You could stand on a corner and look around until a restaurant sign draws you in. But we've got a better idea. Each week, Patch picks a great restaurant either in town or nearby that is worth checking out. Here's this week's choice:
Overview: Thanks to an early introduction to Chinese cuisine, I've long had a fondness for Asian restaurants. Now that Chinese restuarants are nearly ubitquitous, I'm thankful to see a growing trend of restuarants making the experience a bit more ... upscale.
Montgomery's Ya-Ya Noodles may have been a Somerset County innovator in this regard, but Aikou's first Somerset County location [there are locations in Flemington and Morristown as well] will challenge Ya-Ya's claim as the county's best.
To be sure, there are two approaches at work, and while Aikou's menu is not as varied or original as Ya-Ya Noodles', the meals served up at Aikou are culinary masterpieces. Think the savory complexity of fine French cuisine—in the Gen. Tso's sauce.
Decor: Aikou's Warren location is a state-of-the-art Asian restaurant, with a playful mix of textures and colors. The lighting is soft, except for the large wall of north-facing doors that appear to open to a possible patio, with fabric-covered pendant lights hanging from a tray ceiling.
The entrance is dominated by a large statue, and a white stone wall; inside the dining area, there's a sushi bar, seating for a large crowd and a long wall decorated in two sections: one a stone mosaic, and one a mix of small tree trunks and dark paneling.
Drinks: Normally, one wouldn't think of commenting on the tea served at a Chinese restuarant, where it's often apparently an afterthought, but Aikou clearly brews its own tea. It, too, had a wonderful complexity of flavors that was noticeable—an initial green tea bite, followed by a slightly smoking aftertaste, with a lingering hint of rice that made us think of sushi!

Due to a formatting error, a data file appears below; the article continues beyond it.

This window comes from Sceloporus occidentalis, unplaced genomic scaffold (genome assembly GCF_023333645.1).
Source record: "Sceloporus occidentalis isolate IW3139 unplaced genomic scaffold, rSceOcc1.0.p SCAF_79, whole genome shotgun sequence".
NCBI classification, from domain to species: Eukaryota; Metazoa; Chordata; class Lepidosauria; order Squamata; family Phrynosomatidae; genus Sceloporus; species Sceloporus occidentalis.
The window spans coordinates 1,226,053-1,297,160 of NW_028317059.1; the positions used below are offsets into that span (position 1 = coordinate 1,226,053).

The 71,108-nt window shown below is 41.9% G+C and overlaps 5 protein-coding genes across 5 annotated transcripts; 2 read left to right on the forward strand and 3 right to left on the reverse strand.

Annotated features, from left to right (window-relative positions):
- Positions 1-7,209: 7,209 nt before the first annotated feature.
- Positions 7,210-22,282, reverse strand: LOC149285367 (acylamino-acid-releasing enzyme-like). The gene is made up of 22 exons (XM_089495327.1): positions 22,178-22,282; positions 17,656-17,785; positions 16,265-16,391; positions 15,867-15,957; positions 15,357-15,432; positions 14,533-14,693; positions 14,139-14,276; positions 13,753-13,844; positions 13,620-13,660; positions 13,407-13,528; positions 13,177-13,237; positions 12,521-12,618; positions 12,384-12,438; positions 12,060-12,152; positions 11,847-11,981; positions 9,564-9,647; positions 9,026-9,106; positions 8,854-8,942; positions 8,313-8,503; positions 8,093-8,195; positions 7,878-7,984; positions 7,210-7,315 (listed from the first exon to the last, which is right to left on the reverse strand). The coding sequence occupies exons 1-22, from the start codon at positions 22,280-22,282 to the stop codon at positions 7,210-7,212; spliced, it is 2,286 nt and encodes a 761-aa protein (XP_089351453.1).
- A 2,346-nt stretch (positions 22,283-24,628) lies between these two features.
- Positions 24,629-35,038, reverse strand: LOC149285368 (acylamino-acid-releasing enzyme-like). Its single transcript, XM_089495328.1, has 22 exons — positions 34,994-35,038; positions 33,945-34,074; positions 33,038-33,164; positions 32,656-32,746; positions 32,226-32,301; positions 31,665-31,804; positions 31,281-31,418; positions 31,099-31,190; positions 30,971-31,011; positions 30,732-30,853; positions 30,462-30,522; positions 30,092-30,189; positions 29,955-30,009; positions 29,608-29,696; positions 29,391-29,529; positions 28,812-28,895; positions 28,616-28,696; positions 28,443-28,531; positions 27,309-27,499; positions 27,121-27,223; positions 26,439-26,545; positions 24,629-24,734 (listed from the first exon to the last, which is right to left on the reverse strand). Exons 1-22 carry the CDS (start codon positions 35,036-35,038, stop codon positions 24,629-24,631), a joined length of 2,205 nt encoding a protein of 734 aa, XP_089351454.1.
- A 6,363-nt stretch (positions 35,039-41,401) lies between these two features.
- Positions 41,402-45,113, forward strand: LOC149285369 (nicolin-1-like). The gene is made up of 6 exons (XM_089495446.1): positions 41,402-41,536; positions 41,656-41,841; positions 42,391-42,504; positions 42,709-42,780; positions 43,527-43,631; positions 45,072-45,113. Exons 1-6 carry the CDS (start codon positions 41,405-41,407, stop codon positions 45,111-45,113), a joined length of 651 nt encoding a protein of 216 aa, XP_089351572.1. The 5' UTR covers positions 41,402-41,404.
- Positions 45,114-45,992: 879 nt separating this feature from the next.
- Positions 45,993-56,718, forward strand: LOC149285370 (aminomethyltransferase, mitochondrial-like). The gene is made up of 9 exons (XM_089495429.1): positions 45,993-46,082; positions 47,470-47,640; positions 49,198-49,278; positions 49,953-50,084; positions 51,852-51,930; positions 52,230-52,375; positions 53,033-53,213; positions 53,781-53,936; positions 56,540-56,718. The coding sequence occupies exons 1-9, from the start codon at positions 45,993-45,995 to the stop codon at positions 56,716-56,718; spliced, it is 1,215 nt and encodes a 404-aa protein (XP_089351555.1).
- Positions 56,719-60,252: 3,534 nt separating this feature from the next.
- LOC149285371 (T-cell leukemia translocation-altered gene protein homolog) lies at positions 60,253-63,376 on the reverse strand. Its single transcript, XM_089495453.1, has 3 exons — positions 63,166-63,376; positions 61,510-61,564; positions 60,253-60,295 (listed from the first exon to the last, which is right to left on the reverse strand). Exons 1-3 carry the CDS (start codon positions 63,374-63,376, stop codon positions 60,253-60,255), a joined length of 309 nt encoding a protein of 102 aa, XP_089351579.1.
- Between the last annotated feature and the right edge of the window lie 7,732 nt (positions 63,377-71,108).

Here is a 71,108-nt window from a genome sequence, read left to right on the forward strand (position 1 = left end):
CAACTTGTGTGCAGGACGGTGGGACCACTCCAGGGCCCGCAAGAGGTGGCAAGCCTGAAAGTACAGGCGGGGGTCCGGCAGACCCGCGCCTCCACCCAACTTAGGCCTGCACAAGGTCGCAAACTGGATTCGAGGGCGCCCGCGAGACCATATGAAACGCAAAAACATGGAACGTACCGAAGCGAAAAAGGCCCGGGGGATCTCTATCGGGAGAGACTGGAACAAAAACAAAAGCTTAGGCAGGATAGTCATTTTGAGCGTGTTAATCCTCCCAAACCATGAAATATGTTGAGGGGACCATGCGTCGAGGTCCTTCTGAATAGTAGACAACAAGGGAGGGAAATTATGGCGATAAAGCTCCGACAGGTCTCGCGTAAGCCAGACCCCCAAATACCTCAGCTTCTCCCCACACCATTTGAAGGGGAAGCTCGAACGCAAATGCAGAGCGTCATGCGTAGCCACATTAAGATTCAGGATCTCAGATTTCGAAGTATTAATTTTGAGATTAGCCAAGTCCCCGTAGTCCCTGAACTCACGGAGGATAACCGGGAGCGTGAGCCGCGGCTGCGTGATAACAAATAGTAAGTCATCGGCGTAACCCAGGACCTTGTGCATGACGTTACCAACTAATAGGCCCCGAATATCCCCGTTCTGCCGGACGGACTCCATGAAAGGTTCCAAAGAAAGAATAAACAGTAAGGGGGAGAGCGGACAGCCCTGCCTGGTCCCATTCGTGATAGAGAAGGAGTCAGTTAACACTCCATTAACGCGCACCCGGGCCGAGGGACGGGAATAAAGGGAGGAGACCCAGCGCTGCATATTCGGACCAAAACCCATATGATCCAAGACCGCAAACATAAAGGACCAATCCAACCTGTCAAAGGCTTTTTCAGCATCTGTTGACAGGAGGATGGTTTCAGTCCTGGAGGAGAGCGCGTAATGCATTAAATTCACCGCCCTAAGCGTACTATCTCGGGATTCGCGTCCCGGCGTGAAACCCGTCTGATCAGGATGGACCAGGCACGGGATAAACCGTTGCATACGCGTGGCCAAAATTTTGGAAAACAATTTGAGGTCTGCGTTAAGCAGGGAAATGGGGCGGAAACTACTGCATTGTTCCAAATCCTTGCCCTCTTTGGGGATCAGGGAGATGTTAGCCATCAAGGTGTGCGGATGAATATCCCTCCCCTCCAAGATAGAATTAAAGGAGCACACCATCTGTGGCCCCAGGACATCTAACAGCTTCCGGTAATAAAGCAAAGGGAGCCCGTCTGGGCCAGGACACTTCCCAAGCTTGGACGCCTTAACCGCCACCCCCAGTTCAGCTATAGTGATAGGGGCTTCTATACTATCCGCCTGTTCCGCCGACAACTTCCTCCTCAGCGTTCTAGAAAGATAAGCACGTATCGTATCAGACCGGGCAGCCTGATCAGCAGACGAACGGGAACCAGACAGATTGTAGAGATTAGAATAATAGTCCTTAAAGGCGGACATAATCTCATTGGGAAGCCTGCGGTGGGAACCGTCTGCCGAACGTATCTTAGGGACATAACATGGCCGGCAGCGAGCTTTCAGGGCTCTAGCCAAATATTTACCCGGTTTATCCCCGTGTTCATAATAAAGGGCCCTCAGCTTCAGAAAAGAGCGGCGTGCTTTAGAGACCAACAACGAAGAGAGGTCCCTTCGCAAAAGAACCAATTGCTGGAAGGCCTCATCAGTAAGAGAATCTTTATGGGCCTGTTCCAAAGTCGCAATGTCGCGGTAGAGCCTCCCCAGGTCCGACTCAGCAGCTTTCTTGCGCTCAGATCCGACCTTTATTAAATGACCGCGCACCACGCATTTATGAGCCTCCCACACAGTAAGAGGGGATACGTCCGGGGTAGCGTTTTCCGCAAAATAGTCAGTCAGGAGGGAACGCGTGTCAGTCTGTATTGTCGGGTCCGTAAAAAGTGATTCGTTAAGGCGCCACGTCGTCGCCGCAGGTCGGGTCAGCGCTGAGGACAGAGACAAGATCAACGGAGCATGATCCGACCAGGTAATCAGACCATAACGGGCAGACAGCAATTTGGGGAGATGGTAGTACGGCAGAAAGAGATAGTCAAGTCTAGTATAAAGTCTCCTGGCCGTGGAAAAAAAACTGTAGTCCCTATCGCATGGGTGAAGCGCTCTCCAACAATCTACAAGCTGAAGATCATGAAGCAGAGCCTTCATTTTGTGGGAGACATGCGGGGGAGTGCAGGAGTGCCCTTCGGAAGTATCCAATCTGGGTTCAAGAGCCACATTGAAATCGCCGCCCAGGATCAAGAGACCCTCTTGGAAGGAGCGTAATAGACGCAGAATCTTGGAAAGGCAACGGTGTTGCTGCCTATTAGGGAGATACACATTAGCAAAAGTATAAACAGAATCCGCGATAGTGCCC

Entrees: A look at Aikou's menus reveals a lot of familiar dishes, as well as some originals. We stuck to the familiar, figuring if it didn't stand out, then the others wouldn't either, and ordered Gen. Tso's Chicken [$14], Asian vegetables with brown sauce and chicken [$13], a tempura appetizer [$7] and a salmon roll ($5).
The salmon roll came first [we ordered the tempura later], and it was of a nice size, with a solid serving of salmon inside. There's not much to go wrong in such a simple roll, but the salmon was flavorful and balanced with the rice.
The brown sauce on the vegetables and chicken was full-bodied and flavorful, without being too heavy or rich, as some restuarant's sauces are. The best part of many Chinese dishes [in my opinion] is the generous portion of vegetables, and Aikou knew how to please me, with a near 50-50 split of vegetables and chicken.
The tempura was a treat—the appetizer included two shrimp, a slice of sweet potato, a broccoli floret and a slice of pumpkin fried in that amazing tempura batter. It was very light in flavor, without any oily aftertaste, and very satisfying.
Then there's the Gen. Tso's ... it may be the most popular item on a Chinese restaurant's menu for most people, and if it's yours, then you'll definitely want to go to Aikou and forget about the others. The sauce was sweet without being cloy, with just the right touch of pepper and seasoning. It's been a long time since I found such a good sauce.
When I go back, I may try the teriyaki, or Thai Basil with chicken, or the Malaysian red curry with vegetable ... but first I'll have to pass on the Gen. Tso's, which may not be easy. Or I could get the panko crusted tuna roll ... the choices will keep me coming back for a while.
It should be noted that Aikou is a step up in pricing, as well. Where many area restaurants offer lunch specials for $6 to $7, most are $10 on Aikou's menu, but given the quality difference, we think many will be fine with that.
Service: We enjoyed excellent service, although we went at an off-peak time. I suspect that doesn't change when the restaurant is busier.